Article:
232 Years Since Cowpens

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A very accurate video on the battle of Cowpens, January 17, 1781.  Brigadier General Daniel Morgan, the American commander, was an American original.  An ill-educated frontiersman, Morgan was also a natural leader of men, made easier by his height, well over six-foot, and his robust sense of humor, along with his willingness to use his fists to enforce discipline if necessary.  He served in the French and Indian War, being sentenced to 500 lashes for punching a British officer.  He later made a joke of it saying that in carrying out the sentence the count was one short, but it was a tribute to his toughness that he survived such an experience.  It is a pity that the late John Wayne, circa 1955, did not appear in a movie bio of this remarkable man.

At the beginning of the Revolution, Morgan led a company of Virginia riflemen to join Washington’s Army besieging Boston.  Volunteering to join the invasion of Canada, he led three companies of riflemen that quickly became known as Morgan’s Sharpshooters.  In the attack on Quebec on December 31, 1775, Captain Morgan led his men in ferocious fighting in the city.  The attack was ultimately defeated, with Morgan refusing to surrender to the British and instead tendering his sword to a French priest.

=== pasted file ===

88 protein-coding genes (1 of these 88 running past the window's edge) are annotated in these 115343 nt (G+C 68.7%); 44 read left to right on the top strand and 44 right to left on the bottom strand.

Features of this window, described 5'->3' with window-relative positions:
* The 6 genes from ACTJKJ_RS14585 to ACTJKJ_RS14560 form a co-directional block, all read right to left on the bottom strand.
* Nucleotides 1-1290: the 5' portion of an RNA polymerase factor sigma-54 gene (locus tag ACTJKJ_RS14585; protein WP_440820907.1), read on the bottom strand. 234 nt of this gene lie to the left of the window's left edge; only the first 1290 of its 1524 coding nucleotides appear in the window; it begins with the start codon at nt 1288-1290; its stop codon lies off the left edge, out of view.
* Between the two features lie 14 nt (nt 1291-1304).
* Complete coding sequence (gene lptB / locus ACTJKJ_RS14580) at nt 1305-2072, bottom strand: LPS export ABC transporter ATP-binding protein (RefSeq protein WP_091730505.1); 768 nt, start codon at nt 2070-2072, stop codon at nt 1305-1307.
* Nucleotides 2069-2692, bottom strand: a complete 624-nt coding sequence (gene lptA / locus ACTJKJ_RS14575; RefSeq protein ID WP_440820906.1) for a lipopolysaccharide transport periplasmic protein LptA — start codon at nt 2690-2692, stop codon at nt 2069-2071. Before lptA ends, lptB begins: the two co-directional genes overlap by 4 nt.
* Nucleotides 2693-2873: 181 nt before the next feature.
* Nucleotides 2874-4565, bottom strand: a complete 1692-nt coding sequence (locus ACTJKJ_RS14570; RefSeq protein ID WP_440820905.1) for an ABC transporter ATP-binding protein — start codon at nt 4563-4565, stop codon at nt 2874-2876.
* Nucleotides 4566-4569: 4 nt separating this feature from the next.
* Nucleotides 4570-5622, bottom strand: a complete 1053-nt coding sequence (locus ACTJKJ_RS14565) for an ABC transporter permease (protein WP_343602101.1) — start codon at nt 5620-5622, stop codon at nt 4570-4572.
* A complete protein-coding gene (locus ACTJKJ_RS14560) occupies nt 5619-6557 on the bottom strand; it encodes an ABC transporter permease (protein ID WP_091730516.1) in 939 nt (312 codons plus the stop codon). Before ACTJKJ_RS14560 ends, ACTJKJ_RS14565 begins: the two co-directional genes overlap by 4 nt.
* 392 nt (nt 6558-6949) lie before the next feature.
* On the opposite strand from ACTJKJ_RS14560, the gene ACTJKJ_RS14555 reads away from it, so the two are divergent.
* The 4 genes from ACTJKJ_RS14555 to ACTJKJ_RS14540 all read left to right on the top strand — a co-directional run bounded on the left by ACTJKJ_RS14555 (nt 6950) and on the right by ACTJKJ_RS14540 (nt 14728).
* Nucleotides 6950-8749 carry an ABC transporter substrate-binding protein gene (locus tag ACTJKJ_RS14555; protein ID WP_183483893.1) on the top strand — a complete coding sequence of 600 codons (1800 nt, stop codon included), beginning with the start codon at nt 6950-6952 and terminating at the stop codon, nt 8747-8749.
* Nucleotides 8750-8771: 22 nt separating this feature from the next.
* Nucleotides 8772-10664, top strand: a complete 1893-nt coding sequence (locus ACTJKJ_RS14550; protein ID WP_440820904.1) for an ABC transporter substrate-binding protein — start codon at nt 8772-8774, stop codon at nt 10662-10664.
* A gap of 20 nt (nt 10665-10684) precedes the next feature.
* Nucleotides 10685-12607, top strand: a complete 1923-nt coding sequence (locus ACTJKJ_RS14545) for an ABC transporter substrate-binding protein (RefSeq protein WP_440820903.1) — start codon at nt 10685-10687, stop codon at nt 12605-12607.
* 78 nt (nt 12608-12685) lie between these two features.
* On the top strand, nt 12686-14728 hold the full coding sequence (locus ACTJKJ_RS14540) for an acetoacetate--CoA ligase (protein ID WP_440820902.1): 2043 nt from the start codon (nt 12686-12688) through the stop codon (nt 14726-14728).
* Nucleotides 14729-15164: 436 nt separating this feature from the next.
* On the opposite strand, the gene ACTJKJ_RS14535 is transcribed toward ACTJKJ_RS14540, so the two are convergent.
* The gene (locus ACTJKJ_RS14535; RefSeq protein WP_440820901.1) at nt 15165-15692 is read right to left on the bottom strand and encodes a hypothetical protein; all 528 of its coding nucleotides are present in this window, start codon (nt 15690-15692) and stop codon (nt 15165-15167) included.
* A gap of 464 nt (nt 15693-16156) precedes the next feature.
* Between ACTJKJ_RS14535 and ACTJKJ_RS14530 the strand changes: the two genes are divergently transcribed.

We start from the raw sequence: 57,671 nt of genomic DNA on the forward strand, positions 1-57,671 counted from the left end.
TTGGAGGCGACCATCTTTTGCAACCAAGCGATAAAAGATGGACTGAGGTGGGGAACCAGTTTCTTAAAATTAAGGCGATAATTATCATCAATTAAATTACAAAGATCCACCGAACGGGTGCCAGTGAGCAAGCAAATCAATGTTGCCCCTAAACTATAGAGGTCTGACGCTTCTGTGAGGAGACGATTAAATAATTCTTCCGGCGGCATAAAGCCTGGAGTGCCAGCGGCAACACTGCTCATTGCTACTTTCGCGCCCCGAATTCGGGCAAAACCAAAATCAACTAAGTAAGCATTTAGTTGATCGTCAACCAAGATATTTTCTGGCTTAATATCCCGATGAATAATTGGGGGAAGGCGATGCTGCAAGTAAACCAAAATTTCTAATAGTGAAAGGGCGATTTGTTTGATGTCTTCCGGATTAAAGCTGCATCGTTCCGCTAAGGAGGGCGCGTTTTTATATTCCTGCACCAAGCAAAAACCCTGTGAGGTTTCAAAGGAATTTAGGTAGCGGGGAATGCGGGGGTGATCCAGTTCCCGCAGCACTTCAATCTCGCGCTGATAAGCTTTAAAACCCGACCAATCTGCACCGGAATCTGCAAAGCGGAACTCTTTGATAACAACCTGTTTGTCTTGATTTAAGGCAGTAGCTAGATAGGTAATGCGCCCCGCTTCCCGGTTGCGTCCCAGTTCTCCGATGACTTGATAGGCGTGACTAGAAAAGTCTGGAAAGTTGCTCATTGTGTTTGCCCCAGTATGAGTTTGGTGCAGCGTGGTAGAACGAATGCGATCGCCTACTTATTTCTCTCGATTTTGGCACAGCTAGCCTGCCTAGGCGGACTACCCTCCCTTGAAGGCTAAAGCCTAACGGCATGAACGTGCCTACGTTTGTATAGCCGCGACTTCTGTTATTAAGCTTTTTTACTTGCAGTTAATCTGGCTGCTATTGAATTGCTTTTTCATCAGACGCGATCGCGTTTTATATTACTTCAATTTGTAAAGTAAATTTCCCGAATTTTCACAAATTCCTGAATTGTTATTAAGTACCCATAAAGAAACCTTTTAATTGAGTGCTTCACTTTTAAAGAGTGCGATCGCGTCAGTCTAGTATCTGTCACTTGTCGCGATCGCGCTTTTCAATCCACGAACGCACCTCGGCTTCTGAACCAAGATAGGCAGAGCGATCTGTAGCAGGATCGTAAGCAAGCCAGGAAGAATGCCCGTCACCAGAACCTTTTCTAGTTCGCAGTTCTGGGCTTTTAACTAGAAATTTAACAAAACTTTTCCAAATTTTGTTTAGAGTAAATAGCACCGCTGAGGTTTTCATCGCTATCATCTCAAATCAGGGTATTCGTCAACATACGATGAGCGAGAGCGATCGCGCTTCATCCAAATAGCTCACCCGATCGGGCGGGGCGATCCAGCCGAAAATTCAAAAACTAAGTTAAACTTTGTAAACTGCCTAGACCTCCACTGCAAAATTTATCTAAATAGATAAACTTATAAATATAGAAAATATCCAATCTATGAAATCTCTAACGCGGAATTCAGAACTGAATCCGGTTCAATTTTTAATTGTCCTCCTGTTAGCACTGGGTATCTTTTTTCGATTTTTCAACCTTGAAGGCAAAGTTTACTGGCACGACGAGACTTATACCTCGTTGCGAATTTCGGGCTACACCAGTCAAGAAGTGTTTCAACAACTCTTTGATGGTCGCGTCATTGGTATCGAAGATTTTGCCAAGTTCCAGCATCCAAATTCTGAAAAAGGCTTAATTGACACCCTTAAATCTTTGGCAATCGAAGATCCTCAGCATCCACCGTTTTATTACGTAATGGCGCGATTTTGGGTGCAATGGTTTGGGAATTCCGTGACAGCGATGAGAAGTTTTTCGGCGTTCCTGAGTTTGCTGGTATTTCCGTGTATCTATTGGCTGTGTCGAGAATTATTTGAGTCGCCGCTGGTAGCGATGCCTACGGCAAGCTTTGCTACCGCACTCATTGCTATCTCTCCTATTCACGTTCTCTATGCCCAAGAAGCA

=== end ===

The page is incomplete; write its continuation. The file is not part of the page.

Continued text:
Held as a prisoner of war throughout 1776, he was exchanged for a British officer held captive by the Americans in January of 1777.  Promoted to Colonel and put in command of the  11th Virginia Continental regiment, Morgan played a decisive role in defeating Burgoyne’s army in the Saratoga campaign at the battles of Freeman’s Farm and Bemis Heights.   In 1778 he led a series of  raids against British held territory in New Jersey.  Angered by lack of promotion from Congress and physically worn out, he retired from the Army in 1779.

After the defeat of the American army at Camden South Carolina on August 16, 1780, Morgan came out of retirement and was promoted to Brigadier General.  Joining General Nathaniel Greene, the chief American commander in the South, he was given 700 men and told to harass the British in the backcountry of South Carolina.  Lieutenant Colonel Banastre Tarleton, a ruthless British cavalry commander, was given the job of tracking Morgan down and destroying his force.  Morgan decided to turn tables on his pursuer, and waited to give battle at Cowpens, South Carolina.

Morgan led approximately 1800 men on the day of the battle, 400 of them Continental regulars, the rest being militia.  They faced about 1,150 British and Loyalist troops, almost all of them trained regulars.  The British had 300 cavalry to 150 cavalry for the Americans.  The American cavalry was commanded by Lieutenant Colonel William Washington, a second cousin of George Washington.

In spite of his numerical superiority, Morgan had a major problem in that over three-quarters of his troops were militia, and militia had proven time and again during the war that they simply could not stand up in open battle against trained British troops.  If Morgan attempted to have the militia slug it out with the British, the chances were great that they would eventually panic and flee the battlefield.